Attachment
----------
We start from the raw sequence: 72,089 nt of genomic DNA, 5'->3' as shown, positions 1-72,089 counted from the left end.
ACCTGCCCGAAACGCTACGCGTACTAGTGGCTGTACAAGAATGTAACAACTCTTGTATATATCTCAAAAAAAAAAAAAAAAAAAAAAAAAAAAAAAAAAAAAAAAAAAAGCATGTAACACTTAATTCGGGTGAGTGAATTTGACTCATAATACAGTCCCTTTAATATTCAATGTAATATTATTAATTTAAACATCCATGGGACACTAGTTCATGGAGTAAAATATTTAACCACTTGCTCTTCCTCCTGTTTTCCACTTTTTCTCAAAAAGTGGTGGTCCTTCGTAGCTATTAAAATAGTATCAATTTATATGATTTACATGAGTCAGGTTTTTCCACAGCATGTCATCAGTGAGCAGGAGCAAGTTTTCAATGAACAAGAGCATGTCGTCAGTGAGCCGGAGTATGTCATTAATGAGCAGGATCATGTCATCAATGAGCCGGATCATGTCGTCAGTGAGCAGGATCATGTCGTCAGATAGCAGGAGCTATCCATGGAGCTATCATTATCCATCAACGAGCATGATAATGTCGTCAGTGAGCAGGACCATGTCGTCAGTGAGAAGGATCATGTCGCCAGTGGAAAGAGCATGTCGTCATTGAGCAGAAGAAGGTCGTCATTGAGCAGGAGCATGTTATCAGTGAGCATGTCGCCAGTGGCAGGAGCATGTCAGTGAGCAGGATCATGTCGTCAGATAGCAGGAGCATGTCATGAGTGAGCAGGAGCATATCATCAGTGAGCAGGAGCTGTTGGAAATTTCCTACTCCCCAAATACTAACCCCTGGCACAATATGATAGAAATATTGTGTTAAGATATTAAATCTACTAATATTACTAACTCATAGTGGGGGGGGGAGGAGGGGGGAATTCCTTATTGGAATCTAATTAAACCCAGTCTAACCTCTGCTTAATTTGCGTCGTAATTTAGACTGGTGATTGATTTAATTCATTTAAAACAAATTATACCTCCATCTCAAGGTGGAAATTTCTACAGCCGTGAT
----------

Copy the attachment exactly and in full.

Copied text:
We start from the raw sequence: 72,089 nt of genomic DNA, 5'->3' as shown, positions 1-72,089 counted from the left end.
ACCTGCCCGAAACGCTACGCGTACTAGTGGCTGTACAAGAATGTAACAACTCTTGTATATATCTCAAAAAAAAAAAAAAAAAAAAAAAAAAAAAAAAAAAAAAAAAAAAGCATGTAACACTTAATTCGGGTGAGTGAATTTGACTCATAATACAGTCCCTTTAATATTCAATGTAATATTATTAATTTAAACATCCATGGGACACTAGTTCATGGAGTAAAATATTTAACCACTTGCTCTTCCTCCTGTTTTCCACTTTTTCTCAAAAAGTGGTGGTCCTTCGTAGCTATTAAAATAGTATCAATTTATATGATTTACATGAGTCAGGTTTTTCCACAGCATGTCATCAGTGAGCAGGAGCAAGTTTTCAATGAACAAGAGCATGTCGTCAGTGAGCCGGAGTATGTCATTAATGAGCAGGATCATGTCATCAATGAGCCGGATCATGTCGTCAGTGAGCAGGATCATGTCGTCAGATAGCAGGAGCTATCCATGGAGCTATCATTATCCATCAACGAGCATGATAATGTCGTCAGTGAGCAGGACCATGTCGTCAGTGAGAAGGATCATGTCGCCAGTGGAAAGAGCATGTCGTCATTGAGCAGAAGAAGGTCGTCATTGAGCAGGAGCATGTTATCAGTGAGCATGTCGCCAGTGGCAGGAGCATGTCAGTGAGCAGGATCATGTCGTCAGATAGCAGGAGCATGTCATGAGTGAGCAGGAGCATATCATCAGTGAGCAGGAGCTGTTGGAAATTTCCTACTCCCCAAATACTAACCCCTGGCACAATATGATAGAAATATTGTGTTAAGATATTAAATCTACTAATATTACTAACTCATAGTGGGGGGGGGAGGAGGGGGGAATTCCTTATTGGAATCTAATTAAACCCAGTCTAACCTCTGCTTAATTTGCGTCGTAATTTAGACTGGTGATTGATTTAATTCATTTAAAACAAATTATACCTCCATCTCAAGGTGGAAATTTCTACAGCCGTGAT